Last month, in a powerful moment during the nonviolent protests in Charlotte, North Carolina, following the September 20 shooting of Keith Lamont Scott by a police officer, protesters marched to the county jail and chanted to the inmates inside, "We see you! We love you!" The inmates responded by flickering their lights from inside the jailhouse walls as the crowd cheered outside.
With this display of solidarity, the protesters affirmed the humanity of those who are incarcerated. It was a profound statement and points to one of the most fundamental struggles for African Americans from Jamestown to Charlotte: to be seen as worthy of full treatment as human beings.
Once considered only three-fifths of a person, Blacks were said to have been granted rights as other U.S. Americans after the Civil War through the passage of the 13th, 14th, and 15th amendments -- the Reconstruction amendments. For a short time during Reconstruction, Black people were able to assert themselves as American citizens: Black men were able to vote and, joining forces with progressive whites, they formed fusion governments that expanded basic democratic rights.
But the backlash from racist whites who had no interest in moving forward would eviscerate the advancements Black Americans had made during Reconstruction. In 1877, when Reconstruction ended, the period of racial lynching began.
From 1877 to 1950, about 4,075 Black people are reported to have been killed in racial terror lynchings. Many, including the United Nations, see a strong resemblance between the lynchings of this period and present-day police killings. Blacks continue to face an enormous amount of state-sanctioned violence, a reality that deprives them of their full rights granted under the Reconstruction amendments.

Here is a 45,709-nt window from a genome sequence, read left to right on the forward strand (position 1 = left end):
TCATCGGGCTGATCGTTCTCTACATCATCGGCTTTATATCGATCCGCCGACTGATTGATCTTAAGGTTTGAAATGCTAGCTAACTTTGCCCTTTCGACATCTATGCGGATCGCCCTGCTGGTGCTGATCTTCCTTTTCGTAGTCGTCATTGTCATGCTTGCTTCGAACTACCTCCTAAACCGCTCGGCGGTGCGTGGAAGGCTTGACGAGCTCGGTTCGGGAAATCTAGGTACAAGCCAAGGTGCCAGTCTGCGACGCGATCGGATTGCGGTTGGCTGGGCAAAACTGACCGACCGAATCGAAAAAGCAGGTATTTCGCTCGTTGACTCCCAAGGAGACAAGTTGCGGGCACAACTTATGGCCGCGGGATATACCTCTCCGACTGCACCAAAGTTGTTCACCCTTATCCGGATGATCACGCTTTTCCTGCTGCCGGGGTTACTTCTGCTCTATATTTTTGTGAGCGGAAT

And for many, jails and prisons are the epicenter of the violence that continues to be perpetuated on Black people. Mass incarceration, which Michelle Alexander refers to as the New Jim Crow, disproportionately targets African Americans.
According to the NAACP, five times as many whites use drugs, but African Americans are incarcerated at 10 times the rate of whites for drug offenses. Current trends show that one in three Black men are expected to spend time in prison during their lifetime.
As it stands, the U.S. Constitution still views those who are incarcerated as less than fully deserving of citizenship rights. The 13th Amendment passed in 1865 outlawed slavery "except as punishment for a crime," which critics say undermines the full rights of those behind bars.
When the demonstrators in Charlotte gathered outside the jail last week, they sent a powerful message that the inmates were worthy of being seen and loved -- that they are worthy of being treated as humans.
They also signaled that, while they were separated by jail walls, the prisoners and protesters were connected by the lived experience of being Black in this country.
Just as those who are incarcerated are denied basic rights, African Americans who are not incarcerated are denied the promise of the Reconstruction amendments. Despite the guarantee of citizenship rights in the 14th Amendment, viral videos show daily that Black people are deprived of "life, liberty or property without due process of law." The 15th Amendment's guarantee of the right to vote is still under attack by laws that courts have agreed are racially motivated in their efforts to deny access to the ballot.
As the demonstrations in Charlotte continue after the death of Keith Lamont Scott, protestors continue to draw connections between the killing of Blacks at the hands of police and the broad denial of constitutional and human rights that plague African Americans every day. Until everyone is seen as worthy of being treated as humans, there will be a need to demonstrate against this oppression.